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Alleviating The Transient Hazards of Construction Sites
Construction is one of the most fast paced and ever-changing industries on the planet, contributing £117 billion to the UK economy alone and making up 6% of the total economic output. With the vastness of the sector comes a variety of hazards that workers are exposed to, making accidents prevalent and often unprecedented. It is therefore vital to ensure that workers are aware of the dangers in their role and implement suitable measures should an emergency occur.
The Construction (Health, Safety and Welfare) Regulations of 1996 stipulate that any person on a construction site shall implement sufficient arrangements for dealing with any foreseeable emergency. In addition, the arrangements must be tested at suitable intervals and every person to whom the arrangements extend must be familiar with those arrangements.
While hazards can vary greatly between projects, solvents are some of the most prevalent and versatile substances found on construction sites, found in everything from cleaning fluids to paints and adhesives. Despite their uses solvents can be extremely hazardous. When inhaled or meeting the skin, solvents can affect nerves and brain function with symptoms ranging from cracked, bleeding skin to dermatitis and chemical burning. When contacting the eyes, burning, and tearing of the eye can occur and, if severe, can lead to visual problems.
Another common, and often unavoidable, hazard found in construction is dust, including harmful silica dust. Even when great care is taken to protect a worker, dust can find its way into a worker’s eyes leading to irritation and can prevent the casualty from continuing work for as long as the irritation persists.
In the event of an emergency, a worker must have access to a means of flushing the irritant or hazardous substances to prevent further harm. It is therefore essential to provide workers with access to safety showers and eye washes should harmful or irritative substances make contact.
Construction sites are constantly evolving during their projects, often lacking a constant supply of water or electricity, and therefore making emergency decontamination facilities challenging to implement and maintain. In these circumstances, mobile and self-contained safety showers and eye/face washes are ideal to provide adequate care to a casualty within suitable reach.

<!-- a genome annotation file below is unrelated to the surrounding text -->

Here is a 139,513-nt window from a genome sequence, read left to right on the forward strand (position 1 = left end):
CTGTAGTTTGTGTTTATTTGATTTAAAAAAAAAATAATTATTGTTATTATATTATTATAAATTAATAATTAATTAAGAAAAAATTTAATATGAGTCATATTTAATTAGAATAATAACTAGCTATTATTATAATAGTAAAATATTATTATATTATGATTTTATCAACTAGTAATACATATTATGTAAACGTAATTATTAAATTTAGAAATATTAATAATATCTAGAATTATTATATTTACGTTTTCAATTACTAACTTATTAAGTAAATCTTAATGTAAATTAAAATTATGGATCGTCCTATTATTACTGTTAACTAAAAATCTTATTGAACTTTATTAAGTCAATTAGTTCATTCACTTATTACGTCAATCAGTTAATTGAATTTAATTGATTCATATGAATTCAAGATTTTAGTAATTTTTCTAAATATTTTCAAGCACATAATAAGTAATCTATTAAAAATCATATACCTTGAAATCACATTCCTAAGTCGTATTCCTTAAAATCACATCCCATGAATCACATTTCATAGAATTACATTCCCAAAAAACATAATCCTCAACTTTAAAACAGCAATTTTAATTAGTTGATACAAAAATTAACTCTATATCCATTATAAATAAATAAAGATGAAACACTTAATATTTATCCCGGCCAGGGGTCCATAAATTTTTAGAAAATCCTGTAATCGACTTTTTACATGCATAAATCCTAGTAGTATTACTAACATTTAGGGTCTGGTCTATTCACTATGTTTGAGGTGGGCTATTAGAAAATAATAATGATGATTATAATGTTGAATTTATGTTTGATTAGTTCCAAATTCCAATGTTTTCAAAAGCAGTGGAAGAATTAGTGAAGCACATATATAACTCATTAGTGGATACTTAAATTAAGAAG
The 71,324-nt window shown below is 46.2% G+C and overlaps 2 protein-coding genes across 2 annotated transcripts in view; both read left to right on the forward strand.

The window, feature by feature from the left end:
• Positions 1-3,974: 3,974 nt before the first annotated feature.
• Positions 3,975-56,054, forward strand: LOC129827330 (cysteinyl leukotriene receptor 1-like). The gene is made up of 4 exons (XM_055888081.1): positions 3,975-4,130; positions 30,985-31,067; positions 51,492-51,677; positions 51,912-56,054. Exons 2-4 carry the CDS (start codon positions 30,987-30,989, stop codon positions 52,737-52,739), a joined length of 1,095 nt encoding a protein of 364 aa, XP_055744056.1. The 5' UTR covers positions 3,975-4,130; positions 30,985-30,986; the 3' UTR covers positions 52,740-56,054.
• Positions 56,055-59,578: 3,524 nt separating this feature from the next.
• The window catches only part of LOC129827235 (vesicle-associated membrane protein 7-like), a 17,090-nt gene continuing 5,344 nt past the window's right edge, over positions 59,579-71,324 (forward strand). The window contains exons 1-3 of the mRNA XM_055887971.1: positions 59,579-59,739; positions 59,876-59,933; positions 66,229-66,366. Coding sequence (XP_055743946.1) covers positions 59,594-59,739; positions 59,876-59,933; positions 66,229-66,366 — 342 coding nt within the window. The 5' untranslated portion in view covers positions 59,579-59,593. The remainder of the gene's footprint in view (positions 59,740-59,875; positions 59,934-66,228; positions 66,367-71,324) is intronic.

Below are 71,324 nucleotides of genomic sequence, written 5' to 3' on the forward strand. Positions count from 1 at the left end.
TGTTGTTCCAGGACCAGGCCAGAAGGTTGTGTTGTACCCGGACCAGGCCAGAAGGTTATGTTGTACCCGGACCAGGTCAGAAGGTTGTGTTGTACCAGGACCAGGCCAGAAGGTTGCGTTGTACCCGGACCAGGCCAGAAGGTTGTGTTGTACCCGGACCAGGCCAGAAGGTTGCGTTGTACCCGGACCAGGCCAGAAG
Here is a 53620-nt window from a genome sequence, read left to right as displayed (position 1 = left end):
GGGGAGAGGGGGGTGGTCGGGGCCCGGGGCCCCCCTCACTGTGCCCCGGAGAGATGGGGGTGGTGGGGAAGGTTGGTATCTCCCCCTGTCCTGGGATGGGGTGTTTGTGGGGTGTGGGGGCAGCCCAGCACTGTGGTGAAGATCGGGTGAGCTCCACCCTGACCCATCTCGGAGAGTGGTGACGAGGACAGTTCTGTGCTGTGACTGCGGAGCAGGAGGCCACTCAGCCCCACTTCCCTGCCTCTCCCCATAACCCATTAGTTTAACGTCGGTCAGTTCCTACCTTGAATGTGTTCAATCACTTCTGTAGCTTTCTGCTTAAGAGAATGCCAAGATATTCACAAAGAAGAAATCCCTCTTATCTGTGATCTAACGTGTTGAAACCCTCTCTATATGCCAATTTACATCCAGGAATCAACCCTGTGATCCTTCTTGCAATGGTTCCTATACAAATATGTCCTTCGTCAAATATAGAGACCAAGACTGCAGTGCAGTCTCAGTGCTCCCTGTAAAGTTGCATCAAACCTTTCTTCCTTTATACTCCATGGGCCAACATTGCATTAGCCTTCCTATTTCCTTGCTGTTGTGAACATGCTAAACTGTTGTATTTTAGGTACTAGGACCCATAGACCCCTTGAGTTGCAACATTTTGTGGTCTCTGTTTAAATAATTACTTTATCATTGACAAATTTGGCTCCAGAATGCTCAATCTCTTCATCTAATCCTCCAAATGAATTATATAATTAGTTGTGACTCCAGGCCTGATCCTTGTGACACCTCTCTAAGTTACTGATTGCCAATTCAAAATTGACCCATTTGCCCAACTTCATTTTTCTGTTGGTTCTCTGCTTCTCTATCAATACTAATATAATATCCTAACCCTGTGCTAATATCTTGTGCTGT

EN and ANSI standards stipulate that safety showers and eye washes must be located within 10 seconds reach of a hazard to provide relief to the casualty. The STD-40K range holds 114L of water, features an ABS closed eye/face wash, and is easily maneuverable to within a close proximity of the hazard. The closed eye wash is an ideal solution for a construction site as the lid prevents dust and debris from collecting which could damage the unit. The unit is suitable for a variety of different climates with the addition of a retrofittable heated or insulated jacket dependent on your site requirements.
The 1200L self-contained bowser with ABS closed bowl eye/face wash is immersion heated to provide 76 litres of tepid water for 15 minutes, complying with EN and ANSI standards. Standards stipulate that a continuous supply of tepid water must be supplied to prevent further injury to the casualty, as further outlined in our dedicated Hub article. The unit can be filled with a standard garden hose before being transported to the site using the provided towing hitch.
As each construction site is only temporary, hire units can often be a better solution. If you have budget constraints or are in immediate need of safety showers these units are also available for hire at an affordable price. Enquire today about our availabilities.
Portable safety showers and self-contained eye washes are an essential tool in providing immediate relief to a casualty and preventing prolonged exposure to hazardous substances. Click here to browse our full range of mobile safety showers or contact our technical experts to discuss your requirements.
References: ONS Construction Statistics (ons.gov.uk)